I discovered an aspect of Pondy I've so far studiously avoided. And a big part of the motivation was the aspect itself - the people! It is only when you stay there long enough that you realise that the people in Pondicherry have an approach to life that is, most importantly about equality and equanimity. Here are some that surfaced in my six days of wantering there on foot, on bicycle, at restaurants and road side coffee shops, boutiques and beaches.
Limited work hours
Something that a close friend who works there once said rang jarringly this time - it's perfect - you work hard all through the week, because there are no distractions. Over the weekend, you are free to laze, or get out of town to escape to the bustle of the as-urban-as-it-gets Chennai/ Bangalore. However, if you're not a corporate bug in Pondy (far more likely unless you're employed with one of the two or three national or international organizations that bear roots there), it is possible to live the old world or even European life in Pondicherry with absolute ease. Business doesn't start before 10 or 11 o'clock in the morning. Everyone shuts for lunch & siesta, and then it's time to shut shop by 5 o'clock. If you're in the restaurant business, last orders must be wrapped up by 11:00 pm. Even in the 5 stars. That brings me to the next point.
Pondicherry might seem dry and sleepy to those visiting, but one look at the notices and flyers at the several watering holes and cafes in the French town and Auroville will tell you that's hardly the case. Yoga, dance, theatre, music concerts, it's all there. The town's people have many a ways to keep themselves entertained and in high spirits.
I can't imagine any other town's municipality blocking their most scenic route for a couple of hours in the morning and some more in the evening for its people to stroll and enjoy the sea's roar and breeze. Oh yes, the people treat their daily jaunt like religion in Pondicherry!
Watching women on auto-geared two-wheelers is a common site anywhere in India. On a motorbike too, one might spot quite a few of them across most towns in India. With kids, the week's grocery shopping and a work bag - now that was new. Even if this last peculiarity was only a common siting in Auroville, I'd say the foreigners set a blaring example in Pondy and for the rest of us to rely on our strength ability to multitask.
On a less obvious aspect too, people in Pondy seem to be able to do what they like more easily than the rest of us. There seems to be the exposure to do what they want - I haven;t met so many enterprising people in one town - whether it is starting a little curio corner, a restaurant, a toy shop, a bookstore or a bamboo products boutique (that includes possibly the softest fabric I have ever touched!).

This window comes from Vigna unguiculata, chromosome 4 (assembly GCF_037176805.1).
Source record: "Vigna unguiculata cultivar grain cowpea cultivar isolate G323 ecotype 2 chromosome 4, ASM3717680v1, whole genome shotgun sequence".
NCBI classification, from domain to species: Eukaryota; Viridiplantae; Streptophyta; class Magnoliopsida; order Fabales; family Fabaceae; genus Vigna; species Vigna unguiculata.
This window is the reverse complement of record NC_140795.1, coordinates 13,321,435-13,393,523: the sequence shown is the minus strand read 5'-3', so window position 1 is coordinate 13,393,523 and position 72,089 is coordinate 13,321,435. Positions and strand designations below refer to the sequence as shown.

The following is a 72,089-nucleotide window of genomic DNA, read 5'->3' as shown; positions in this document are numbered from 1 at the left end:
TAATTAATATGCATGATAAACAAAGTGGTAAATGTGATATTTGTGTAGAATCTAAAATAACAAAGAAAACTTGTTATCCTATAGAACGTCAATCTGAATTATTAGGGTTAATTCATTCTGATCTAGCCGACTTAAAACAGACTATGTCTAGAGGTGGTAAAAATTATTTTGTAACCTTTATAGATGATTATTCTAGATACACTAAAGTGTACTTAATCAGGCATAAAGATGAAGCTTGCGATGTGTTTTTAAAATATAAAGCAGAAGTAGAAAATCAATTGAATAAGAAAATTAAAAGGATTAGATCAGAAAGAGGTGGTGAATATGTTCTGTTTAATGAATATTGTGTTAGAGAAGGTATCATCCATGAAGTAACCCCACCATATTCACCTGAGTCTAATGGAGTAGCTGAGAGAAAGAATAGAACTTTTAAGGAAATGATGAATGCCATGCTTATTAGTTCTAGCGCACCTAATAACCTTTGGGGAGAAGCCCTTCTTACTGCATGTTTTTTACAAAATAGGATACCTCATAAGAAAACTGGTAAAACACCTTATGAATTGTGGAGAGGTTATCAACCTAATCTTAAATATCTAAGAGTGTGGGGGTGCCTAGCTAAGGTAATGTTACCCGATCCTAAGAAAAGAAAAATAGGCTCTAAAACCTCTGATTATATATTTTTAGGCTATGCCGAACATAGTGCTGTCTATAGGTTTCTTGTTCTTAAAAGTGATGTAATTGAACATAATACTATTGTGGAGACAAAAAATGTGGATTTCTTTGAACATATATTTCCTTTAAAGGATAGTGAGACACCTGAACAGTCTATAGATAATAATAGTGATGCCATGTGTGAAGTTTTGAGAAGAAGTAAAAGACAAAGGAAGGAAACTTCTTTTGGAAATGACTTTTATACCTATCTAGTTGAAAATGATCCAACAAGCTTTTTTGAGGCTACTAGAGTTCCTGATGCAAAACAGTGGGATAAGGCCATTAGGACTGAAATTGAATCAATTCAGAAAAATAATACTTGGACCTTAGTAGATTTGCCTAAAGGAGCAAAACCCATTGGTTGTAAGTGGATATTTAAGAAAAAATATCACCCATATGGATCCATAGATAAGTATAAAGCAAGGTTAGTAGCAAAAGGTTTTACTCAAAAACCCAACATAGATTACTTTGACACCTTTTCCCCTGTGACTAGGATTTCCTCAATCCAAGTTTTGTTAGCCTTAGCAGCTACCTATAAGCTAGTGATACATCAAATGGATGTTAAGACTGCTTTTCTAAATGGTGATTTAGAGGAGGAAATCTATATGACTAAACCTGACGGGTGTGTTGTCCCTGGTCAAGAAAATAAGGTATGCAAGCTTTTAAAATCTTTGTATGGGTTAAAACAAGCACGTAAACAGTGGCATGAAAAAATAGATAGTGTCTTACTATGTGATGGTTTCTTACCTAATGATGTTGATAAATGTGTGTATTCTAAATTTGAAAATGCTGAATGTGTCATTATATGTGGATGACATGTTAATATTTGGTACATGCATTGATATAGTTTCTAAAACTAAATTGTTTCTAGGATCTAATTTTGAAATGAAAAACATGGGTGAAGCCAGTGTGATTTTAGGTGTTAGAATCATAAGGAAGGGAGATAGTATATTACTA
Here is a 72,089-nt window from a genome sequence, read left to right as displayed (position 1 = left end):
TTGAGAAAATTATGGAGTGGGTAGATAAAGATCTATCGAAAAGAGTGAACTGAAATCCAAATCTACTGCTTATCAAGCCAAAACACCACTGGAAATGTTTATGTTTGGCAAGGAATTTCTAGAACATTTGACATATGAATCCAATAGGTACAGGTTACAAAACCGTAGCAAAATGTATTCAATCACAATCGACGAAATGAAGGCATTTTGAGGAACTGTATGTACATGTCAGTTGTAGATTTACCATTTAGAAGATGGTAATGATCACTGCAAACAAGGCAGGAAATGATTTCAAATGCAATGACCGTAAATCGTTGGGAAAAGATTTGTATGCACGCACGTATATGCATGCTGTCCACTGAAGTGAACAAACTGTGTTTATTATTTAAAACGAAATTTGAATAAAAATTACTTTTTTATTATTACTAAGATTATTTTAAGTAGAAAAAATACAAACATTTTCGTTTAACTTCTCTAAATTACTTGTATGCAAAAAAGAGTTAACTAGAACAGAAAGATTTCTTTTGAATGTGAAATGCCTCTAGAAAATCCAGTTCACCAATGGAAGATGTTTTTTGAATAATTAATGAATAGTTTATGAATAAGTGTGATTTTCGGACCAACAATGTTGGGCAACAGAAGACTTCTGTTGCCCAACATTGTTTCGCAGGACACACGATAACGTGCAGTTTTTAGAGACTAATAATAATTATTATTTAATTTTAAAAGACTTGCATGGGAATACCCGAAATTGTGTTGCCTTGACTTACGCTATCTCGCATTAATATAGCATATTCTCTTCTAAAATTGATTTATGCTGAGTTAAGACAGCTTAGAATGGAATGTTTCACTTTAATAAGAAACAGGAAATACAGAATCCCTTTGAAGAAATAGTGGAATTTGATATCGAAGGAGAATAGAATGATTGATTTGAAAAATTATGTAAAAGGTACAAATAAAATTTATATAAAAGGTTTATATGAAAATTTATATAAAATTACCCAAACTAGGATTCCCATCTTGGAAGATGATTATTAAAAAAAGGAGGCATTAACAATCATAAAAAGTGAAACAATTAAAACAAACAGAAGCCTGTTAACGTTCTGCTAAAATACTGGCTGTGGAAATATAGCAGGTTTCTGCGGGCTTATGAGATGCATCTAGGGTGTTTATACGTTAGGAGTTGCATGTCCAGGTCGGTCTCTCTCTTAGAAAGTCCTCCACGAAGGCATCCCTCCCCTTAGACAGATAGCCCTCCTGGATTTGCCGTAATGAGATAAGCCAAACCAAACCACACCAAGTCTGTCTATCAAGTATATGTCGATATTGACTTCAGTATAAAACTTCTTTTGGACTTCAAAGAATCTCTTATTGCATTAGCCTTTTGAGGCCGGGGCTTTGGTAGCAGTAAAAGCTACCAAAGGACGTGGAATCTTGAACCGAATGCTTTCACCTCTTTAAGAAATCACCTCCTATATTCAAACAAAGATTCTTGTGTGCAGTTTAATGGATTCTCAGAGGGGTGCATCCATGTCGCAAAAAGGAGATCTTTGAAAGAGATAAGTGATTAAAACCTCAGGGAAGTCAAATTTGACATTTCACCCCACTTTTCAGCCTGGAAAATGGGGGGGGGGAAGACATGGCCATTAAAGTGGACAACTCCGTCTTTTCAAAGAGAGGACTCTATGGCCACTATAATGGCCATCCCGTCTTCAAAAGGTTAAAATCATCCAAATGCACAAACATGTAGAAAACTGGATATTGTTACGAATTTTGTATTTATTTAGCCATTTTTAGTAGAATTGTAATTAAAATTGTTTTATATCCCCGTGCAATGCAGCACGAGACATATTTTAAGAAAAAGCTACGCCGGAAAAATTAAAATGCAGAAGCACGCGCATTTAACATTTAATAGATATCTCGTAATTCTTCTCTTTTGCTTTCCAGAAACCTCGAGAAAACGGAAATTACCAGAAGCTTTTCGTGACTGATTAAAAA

Unbiased by gender
My favourite haunt in Pondicherry still remains the coconut vendor opposite the General Post Office and the Governor's Bungalow. That woman exudes not only confidence, but almost terror in many an outsiders' eyes. For me, she has been the ultimate epitome of strength and ferocity - contained in a cheery smile and flowers that match her saree.
I've seen burly women managing cash counters of cycle repair shops, and dainty ones serving three tables at a time in their own cafes. None looking life threatening, all cheery and ready for the world. There is truly nothing a man can do that a woman can't, it seems in Pondy.
The distinction remains
Pondicherry is a paradox. The French town has none or few living there now - the buildings are mostly government property or ancient bungalows owned by Tamilian locals who choose to live in smaller houses for convenience of maintenance and awaiting a mad occupant to revive it while also paying for the rent. Foreigners in general are mostly a feature of Auroville, where Indians are a minority (48% of the members) even if a marginal one.
And yet, the whites vs browns distinction is clear. For even the foreigners who have spent ages here, or born here (second generation and therefore, I'm guessing eligible citizens) either do not choose to serve in government positions or aren't entitled to (not sure which). They stick to their private jobs or occupations or professions while the Indians go about their business in the allies and marketplaces and offices.
Ironically, when just a couple of weeks ago we were hosting a Frenchman here in Pune - my first encounter with the nationality at such close quarters - I realise there is a striking similarity in the obstinate pride of intellect and opinion between the Tams and the French!
Dignity to profession
A quality that makes even the most menial work force in Pondicherry take pride in what they do, is the dignity of labour. Whether it is masons at a construction site, stewards at a restaurant, vendors at the Grand Bazaar's Goubert Market or elsewhere, people truly serve with a smile.
Love for liberty
I've yet to come across more entrepreneurial individuals in another small town as in Pondy. Everyone seems to be an independent professional - either they own a coffee shop (sprouting at the rate of a dime a dozen!) or are designers, architects, consultants, something this or the other. They seem to need little to start and much less to sustain themselves.
Clothes and walls seem to be quenchers of Pondicherry's thirst for colour. And it is everywhere. Whether you are eating out or shopping or at work - it seems to almost personify the town. Bright ochre, parrot green, vermilion, lotus pink, cobalt blue, royal purple... You can't miss colour if you're in Pondicherry! And you have little choise but to immerse yourself in it or it would be hard to believe you were ever even there...